The Faculty is the story of a high school whose teachers begin to act strangely and soon Elijah Wood and his friends discover that this is due to an alien invasion. So the chase is on to somehow stop the invasion, but that’s pretty tricky when all your classmates, teachers and parents are against you. Oh and there’s some teenage drama character stuff but nobody gives a shit about that.

The story of The Faculty is definitely the product of its time, relying heavily on tropes and themes we’ve seen before. It even throws in some meta-sci-fi referencing cause, you know, Scream was a thing. The story requires some intense suspension of disbelief and even then there are still plenty of plot-holes and stupid decisions that will have you groaning. Nonetheless there are still a few genuinely good moments of suspense, but I think we can mainly attribute that to director Robert Rodriguez. The plot does seem to be weirdly paced, picking up a lot at the beginning and then slowing down a lot after that. However, unlike Disturbing Behavior, the story does keep moving forward during these parts. The flashforward at the end is probably the most objectionable part of the story (and that’s saying a lot) with characters ending up in downright impossible situations. Speaking of which…

The characters are all stereotypes… to an extent. Like in a Hughes project, the characters all start out as their respective clichés, but then as we get to know them, we find they aren’t that cut and dry and we inevitably find ourselves actually slightly invested in them. They certainly aren’t memorable, but for the duration of the movie you won’t hate them (which is a plus compared to the horror/thriller movies of today). The acting ranges from good to bad, with mediocrity being the standard. The adults mostly ham it up, and the kids either do a good job or overact. Elijah wood and Josh Hartnett and Jon Stewart (fucking what!) are highlights in my opinion.

The technicals are all pretty solid. The actually directing/lighting/sound/etc… are all fine. It’s the effects that are going to bother people. Now there is a mix of CGI and practicals, which is nice, but the CGI looks really dated. In my opinion, practicals couldn’t have done much better, so either way you’re stuck with a distraction. This is a nitpick, but the introduction of the characters have each of them with their names on screen. This is stupid since their names are said quite quickly after or repeated a lot over the course of the movie.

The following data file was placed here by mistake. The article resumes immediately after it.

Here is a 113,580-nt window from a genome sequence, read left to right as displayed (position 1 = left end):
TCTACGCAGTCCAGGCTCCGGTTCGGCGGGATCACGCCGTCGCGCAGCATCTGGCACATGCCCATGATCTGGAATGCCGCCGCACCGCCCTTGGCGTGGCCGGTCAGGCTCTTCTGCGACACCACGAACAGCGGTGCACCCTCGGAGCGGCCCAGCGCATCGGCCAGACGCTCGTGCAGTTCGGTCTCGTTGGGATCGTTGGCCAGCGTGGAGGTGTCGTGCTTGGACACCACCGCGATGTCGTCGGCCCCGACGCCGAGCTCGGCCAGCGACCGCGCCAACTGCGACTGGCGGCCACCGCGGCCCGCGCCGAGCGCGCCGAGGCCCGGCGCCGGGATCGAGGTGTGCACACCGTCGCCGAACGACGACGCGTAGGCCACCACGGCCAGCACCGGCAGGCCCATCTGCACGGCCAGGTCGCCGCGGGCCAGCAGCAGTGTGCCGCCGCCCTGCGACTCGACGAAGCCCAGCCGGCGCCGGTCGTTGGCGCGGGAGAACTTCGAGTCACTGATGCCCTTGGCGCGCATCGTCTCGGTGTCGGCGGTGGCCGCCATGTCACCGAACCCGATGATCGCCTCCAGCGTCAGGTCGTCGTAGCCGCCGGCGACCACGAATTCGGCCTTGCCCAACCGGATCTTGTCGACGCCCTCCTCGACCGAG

The Faculty is, above all else, fun. Its mediocrity is evident, but it nonetheless manages to partially captivate and completely entertain. If you’re a fan of Buffy, Smallville, or Roswell then this will be familiar and comfortable territory for you. It’s sure as shit superior to Disturbing Behavior on every level, but then again that’s not saying much. The Faculty is available from Amazon, iTunes and Netflix instant for your popcorn munching pleasure.

Disturbing Behavior (1998) Review

Disturbing Behavior is an inept thriller, completely lacking in thrills, a solid story and any sense of pacing. But before I get too ahead of myself I should probably say that Disturbing Behavior is the 1998 sci-fi thriller starring James Marsden, Katie Holmes and Nick Stahl and is brought to us by a good chunk of the X-Files crew, including director David Nutter.

Behavior brings us the story of Steve whose family has recently moved to island town Cradle Bay. New to the school, Steve finds himself thrown together with Gavin, UV, and Rachel, three rejects who show him around and warn him about the Blue Ribbons, a group of A+ students who suck up to adults and look down on everyone else. Gavin tries to convince the others that these Blue Ribbons are brainwashed former students who now occasionally go batshit crazy whenever they get turned on. After Gavin gets turned into one of them, Steve and Rachel start to investigate the mysterious project of Dr. Caldicott.

Behavior really does feel like an X-files episode. And not a good one. The script itself seems like a rejected episode and the actual content of it probably would fare better in the 45 minute time slot. It has the same formula of an opening scare and an ending cliffhanger, but without any of the charm of our favorite FBI agents and with the same flimsy supporting characters taking up more screen time.

As stated before, the script is incredibly flimsy with the story really only taking up about half of it and the rest easily being superfluous. Sure you could call it character development, but then I’d have to laugh in your face. The pacing is ungodly slow, with the actual investigation of the mystery not starting until an hour into the movie. The first hour is just the characters stewing in this predicament and it slowly getting worse, but they still refuse to do anything until the movie pulls a Scream 3 and they find a videotape of Gavin reiterating what he already told them, but this time it gets them off their asses. There are entire scenes and sequences that could be removed and no one would care. For example the scene with the girl going insane because she really what to fuck Marsden doesn’t fucking matter. The whole subplot of the janitor doesn’t need to be there, he just needs to be a genius, that’s all. The subplot of the horny Blue Ribbon hitting on Rachel serves its purpose in that it adds “scares” but if the plot was actually more substantial, it wouldn’t need to do that. The actual investigation/climax moves at such a quick pace you almost get whiplash and it becomes incredibly obvious that the writer did not think it through. There are tons of plot holes and the “resolution” of the story is so poorly explained, that we know there are still Blue Ribbons out there before the movie itself pulls that dumbass twist. Now this could have worked in an episode of X-Files, because you don’t notice such things as easily during a TV show, but its so painfully obvious here because any suspension of disbelief got thrown out two jock fights ago.